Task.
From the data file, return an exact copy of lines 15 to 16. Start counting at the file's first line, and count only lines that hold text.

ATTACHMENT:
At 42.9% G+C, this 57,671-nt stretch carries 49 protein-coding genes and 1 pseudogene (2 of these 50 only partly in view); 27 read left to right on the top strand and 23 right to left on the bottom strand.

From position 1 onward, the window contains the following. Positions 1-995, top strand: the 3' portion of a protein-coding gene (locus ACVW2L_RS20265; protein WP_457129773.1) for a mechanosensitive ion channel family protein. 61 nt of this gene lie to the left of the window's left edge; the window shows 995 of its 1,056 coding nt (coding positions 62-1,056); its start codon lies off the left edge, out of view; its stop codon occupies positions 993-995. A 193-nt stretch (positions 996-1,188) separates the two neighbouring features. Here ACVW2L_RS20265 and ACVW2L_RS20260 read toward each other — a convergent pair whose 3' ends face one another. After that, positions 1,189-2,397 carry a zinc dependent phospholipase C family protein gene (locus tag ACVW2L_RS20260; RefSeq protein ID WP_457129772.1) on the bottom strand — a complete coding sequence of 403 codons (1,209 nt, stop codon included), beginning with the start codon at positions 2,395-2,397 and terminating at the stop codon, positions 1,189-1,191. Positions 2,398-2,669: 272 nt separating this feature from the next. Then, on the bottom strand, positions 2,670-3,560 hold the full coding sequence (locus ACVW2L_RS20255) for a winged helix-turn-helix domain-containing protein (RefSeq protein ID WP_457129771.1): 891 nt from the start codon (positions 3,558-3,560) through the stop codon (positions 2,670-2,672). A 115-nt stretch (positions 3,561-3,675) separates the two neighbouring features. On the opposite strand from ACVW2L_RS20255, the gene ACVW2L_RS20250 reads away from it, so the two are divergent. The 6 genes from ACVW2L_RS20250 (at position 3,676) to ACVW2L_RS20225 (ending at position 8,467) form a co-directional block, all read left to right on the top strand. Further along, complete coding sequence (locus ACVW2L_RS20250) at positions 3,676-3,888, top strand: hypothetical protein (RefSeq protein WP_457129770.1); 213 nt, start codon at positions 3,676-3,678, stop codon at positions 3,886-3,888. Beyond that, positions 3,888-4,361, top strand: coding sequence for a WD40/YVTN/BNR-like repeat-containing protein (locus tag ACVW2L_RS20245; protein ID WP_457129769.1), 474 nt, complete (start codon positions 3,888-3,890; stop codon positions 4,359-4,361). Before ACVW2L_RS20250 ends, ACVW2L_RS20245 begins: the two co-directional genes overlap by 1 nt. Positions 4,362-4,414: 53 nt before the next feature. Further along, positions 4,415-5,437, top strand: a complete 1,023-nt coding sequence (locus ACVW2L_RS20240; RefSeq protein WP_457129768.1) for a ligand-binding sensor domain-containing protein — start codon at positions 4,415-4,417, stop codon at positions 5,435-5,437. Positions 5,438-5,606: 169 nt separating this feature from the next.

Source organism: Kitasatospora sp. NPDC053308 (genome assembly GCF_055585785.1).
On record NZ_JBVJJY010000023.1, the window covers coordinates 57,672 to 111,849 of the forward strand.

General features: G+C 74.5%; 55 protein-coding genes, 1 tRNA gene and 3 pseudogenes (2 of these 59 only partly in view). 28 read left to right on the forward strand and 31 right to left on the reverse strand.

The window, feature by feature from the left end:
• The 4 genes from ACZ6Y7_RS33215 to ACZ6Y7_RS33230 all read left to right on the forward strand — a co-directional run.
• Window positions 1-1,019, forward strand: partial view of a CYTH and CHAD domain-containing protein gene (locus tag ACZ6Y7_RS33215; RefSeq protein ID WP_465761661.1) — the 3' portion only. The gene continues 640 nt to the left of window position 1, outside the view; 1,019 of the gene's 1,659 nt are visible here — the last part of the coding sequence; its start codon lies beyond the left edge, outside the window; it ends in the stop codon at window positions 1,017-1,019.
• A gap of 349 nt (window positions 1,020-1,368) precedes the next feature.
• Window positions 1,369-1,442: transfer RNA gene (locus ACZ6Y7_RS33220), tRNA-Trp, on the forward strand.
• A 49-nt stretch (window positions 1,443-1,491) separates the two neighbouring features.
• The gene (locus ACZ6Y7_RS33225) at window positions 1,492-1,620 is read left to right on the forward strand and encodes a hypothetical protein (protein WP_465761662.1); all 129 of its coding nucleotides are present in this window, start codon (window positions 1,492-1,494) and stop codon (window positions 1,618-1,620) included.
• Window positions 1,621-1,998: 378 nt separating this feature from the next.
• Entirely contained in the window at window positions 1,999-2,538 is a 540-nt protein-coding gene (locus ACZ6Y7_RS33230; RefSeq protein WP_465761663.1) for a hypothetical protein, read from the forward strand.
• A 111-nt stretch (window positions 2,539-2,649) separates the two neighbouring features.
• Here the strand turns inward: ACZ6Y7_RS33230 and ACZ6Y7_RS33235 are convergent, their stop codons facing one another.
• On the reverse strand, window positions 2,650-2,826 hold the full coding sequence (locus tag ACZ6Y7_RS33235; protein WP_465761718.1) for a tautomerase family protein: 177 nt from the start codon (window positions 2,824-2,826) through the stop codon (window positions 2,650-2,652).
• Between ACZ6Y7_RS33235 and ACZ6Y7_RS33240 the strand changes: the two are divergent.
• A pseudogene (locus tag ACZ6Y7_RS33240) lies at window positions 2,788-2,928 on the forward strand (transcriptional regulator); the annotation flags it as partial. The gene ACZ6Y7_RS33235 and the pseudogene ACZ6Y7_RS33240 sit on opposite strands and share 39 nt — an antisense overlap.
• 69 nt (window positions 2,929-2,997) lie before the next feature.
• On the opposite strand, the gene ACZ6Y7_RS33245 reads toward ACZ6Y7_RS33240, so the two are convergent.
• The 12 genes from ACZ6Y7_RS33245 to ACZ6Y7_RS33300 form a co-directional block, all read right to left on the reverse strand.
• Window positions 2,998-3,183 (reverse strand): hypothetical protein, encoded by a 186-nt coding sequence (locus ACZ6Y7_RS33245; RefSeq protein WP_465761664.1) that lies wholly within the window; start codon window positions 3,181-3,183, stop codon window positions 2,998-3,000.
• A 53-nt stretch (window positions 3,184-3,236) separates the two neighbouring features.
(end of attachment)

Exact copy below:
• A 111-nt stretch (window positions 2,539-2,649) separates the two neighbouring features.
• Here the strand turns inward: ACZ6Y7_RS33230 and ACZ6Y7_RS33235 are convergent, their stop codons facing one another.